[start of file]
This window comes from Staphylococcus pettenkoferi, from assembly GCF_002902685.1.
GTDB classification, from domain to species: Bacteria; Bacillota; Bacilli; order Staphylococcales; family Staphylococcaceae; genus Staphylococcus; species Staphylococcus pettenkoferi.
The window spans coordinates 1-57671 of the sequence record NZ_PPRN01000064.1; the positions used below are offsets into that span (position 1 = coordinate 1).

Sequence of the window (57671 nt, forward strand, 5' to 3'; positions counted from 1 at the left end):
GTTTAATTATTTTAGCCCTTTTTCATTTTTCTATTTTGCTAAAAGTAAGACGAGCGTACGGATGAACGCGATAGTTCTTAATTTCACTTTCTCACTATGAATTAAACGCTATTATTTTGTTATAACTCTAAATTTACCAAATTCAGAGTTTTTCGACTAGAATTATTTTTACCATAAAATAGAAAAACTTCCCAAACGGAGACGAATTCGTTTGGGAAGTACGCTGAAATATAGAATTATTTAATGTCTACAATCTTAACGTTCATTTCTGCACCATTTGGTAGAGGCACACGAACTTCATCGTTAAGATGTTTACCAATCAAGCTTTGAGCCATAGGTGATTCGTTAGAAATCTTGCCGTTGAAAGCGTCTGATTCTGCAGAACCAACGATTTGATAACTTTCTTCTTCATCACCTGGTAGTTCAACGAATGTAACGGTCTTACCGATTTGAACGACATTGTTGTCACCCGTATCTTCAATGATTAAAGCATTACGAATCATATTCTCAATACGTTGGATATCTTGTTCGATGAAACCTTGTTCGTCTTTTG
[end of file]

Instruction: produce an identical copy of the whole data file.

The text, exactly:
This window comes from Staphylococcus pettenkoferi, from assembly GCF_002902685.1.
GTDB classification, from domain to species: Bacteria; Bacillota; Bacilli; order Staphylococcales; family Staphylococcaceae; genus Staphylococcus; species Staphylococcus pettenkoferi.
The window spans coordinates 1-57671 of the sequence record NZ_PPRN01000064.1; the positions used below are offsets into that span (position 1 = coordinate 1).

Sequence of the window (57671 nt, forward strand, 5' to 3'; positions counted from 1 at the left end):
GTTTAATTATTTTAGCCCTTTTTCATTTTTCTATTTTGCTAAAAGTAAGACGAGCGTACGGATGAACGCGATAGTTCTTAATTTCACTTTCTCACTATGAATTAAACGCTATTATTTTGTTATAACTCTAAATTTACCAAATTCAGAGTTTTTCGACTAGAATTATTTTTACCATAAAATAGAAAAACTTCCCAAACGGAGACGAATTCGTTTGGGAAGTACGCTGAAATATAGAATTATTTAATGTCTACAATCTTAACGTTCATTTCTGCACCATTTGGTAGAGGCACACGAACTTCATCGTTAAGATGTTTACCAATCAAGCTTTGAGCCATAGGTGATTCGTTAGAAATCTTGCCGTTGAAAGCGTCTGATTCTGCAGAACCAACGATTTGATAACTTTCTTCTTCATCACCTGGTAGTTCAACGAATGTAACGGTCTTACCGATTTGAACGACATTGTTGTCACCCGTATCTTCAATGATTAAAGCATTACGAATCATATTCTCAATACGTTGGATATCTTGTTCGATGAAACCTTGTTCGTCTTTTG